If you contracted a mild infection in childhood that went undiagnosed, you may already have protective antibodies and appear not to get infected when subsequently exposed to the infection again.

As chickenpox is highly contagious, the majority of people who have been exposed to this disease will get the infection. However, if you contracted a mild infection as a child that went undiagnosed, you may already have protective antibodies and won’t get infected when subsequently exposed to the virus again, Dr Menon explains.

Complications

While the majority of chickenpox infections tend to be mild, complications can occur, Dr Menon points out:

· Secondary bacterial infections

· Bloodstream infections

· Bone infections

· Pneumonia (coughing, wheezing and chest pains)

· Brain infections such as meningitis and encephalitis

Parents should also watch out for signs of dehydration, especially if junior is vomiting or refuses to drink. Watch out for less urine, drowsiness, as well as dry lips and mouths.

Read on to learn how this disease is treated…

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Vaccinations and treatment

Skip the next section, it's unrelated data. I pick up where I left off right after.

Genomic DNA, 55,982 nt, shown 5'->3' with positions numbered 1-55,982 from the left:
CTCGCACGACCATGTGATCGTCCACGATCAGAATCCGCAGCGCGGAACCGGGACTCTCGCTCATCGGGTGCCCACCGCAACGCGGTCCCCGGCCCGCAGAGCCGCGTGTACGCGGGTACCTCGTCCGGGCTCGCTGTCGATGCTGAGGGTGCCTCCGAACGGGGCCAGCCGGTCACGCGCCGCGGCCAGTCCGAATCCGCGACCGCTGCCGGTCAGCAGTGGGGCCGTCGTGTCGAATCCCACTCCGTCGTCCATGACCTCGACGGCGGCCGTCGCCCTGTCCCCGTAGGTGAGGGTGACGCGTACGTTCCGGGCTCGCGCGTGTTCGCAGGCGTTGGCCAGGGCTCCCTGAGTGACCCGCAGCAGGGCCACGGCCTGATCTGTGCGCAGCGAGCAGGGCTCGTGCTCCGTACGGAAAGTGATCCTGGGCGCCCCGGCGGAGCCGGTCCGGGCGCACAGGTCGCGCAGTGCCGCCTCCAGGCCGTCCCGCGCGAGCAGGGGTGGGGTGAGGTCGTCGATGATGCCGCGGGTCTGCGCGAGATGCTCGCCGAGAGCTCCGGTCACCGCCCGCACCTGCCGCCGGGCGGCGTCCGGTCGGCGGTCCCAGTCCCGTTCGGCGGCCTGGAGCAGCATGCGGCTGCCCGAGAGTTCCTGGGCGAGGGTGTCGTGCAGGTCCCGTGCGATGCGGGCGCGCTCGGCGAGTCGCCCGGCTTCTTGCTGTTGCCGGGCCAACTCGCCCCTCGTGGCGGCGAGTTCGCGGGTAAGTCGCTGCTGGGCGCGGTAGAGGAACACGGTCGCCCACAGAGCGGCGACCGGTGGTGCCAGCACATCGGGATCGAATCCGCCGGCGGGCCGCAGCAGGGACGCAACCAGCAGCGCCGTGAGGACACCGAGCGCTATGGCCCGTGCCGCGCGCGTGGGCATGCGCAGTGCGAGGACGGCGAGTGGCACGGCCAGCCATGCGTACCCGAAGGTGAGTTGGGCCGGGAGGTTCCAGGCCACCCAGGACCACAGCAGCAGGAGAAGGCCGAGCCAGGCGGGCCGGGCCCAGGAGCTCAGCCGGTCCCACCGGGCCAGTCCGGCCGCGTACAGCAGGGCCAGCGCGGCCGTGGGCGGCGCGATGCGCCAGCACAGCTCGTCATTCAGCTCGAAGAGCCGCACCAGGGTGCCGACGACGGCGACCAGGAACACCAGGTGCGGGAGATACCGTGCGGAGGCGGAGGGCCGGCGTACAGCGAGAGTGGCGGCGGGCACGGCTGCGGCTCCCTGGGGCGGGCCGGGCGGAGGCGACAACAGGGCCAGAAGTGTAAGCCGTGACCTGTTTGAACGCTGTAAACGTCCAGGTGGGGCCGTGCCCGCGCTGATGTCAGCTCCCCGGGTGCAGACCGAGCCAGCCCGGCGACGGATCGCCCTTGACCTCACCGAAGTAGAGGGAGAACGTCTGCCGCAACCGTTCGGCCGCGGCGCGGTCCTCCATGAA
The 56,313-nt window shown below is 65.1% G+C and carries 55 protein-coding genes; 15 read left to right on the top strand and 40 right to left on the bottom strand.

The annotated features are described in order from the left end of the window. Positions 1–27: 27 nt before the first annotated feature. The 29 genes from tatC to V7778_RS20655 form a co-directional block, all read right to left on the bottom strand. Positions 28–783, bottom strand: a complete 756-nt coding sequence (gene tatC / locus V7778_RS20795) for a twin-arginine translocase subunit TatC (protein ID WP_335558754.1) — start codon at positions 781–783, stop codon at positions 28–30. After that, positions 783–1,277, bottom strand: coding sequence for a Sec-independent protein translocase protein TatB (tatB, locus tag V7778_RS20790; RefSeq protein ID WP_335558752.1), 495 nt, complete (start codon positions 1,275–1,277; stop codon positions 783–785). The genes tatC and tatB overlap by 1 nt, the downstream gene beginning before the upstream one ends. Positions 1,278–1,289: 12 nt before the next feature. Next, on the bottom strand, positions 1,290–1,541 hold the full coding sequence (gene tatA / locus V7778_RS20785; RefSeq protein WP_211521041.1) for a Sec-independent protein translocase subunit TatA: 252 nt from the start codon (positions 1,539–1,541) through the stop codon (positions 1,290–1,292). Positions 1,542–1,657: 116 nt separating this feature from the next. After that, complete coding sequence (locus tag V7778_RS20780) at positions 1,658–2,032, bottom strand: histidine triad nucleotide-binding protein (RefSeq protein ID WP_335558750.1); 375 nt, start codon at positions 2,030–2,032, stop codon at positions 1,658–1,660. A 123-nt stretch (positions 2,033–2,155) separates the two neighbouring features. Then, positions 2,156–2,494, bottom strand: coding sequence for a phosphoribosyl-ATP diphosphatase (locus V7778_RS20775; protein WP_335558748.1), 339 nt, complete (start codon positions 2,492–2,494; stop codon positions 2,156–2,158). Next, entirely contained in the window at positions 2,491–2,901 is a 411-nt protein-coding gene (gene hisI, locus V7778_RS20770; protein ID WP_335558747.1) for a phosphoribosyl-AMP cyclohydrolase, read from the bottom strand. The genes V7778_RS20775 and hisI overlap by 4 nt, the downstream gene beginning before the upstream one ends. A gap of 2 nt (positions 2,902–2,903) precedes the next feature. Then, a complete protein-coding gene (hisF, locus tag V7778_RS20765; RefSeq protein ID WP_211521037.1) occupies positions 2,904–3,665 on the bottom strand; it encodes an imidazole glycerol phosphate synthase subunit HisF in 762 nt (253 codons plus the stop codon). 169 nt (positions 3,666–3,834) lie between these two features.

Vaccinations are available for chickenpox. You may still get the disease if you have been vaccinated, but it is usually milder with fewer spots and blisters.

It’s not compulsory in Singapore to get the vaccination, but if you decide that you want your child to be vaccinated, it can be administered when junior is 1 year of age, says Dr Menon.

The Ministry of Health’s Expert Committee on Immunisation recommends that children below 13 years of age receive two doses of the vaccine, with an interval of at least three months. The first dose should be given at 12 months of age and the second dose at least three months later, and by 18 months of age. Kids who are 13 years and above are advised to receive two doses six weeks apart.

You may still get the disease if you have been vaccinated, but it is usually milder with fewer spots and blisters.

“It can be given individually, or as a part of the Measles/Mumps/Rubella/Chickenpox or MMRV vaccine,” adds Dr Menon.

To ease the chickenpox symptoms, administer the following symptomatic medications:

· Paracetamol for the fever and pain

· Antihistamines for the itch

For children over age 12 and adults, Dr Menon says that Acyclovir, an anti-viral medication, can be given in the first 24 hours following the onset of the rash. This is particularly recommended for those with chronic skin conditions like eczema, lung ailments like asthma, children with low immunity (because of an illness, for example), and newborns if the mother had contracted chickenpox around the time of delivery.

Other ways to soothe the symptoms include:

· Wearing light and cool clothing

· Applying calamine lotion on the rash

· Bathing in warm water mixed with cornflour

As scratching can affect healing and cause scarring in children, you may want to trim their fingernails, or make them wear gloves at night.

Photo: iStock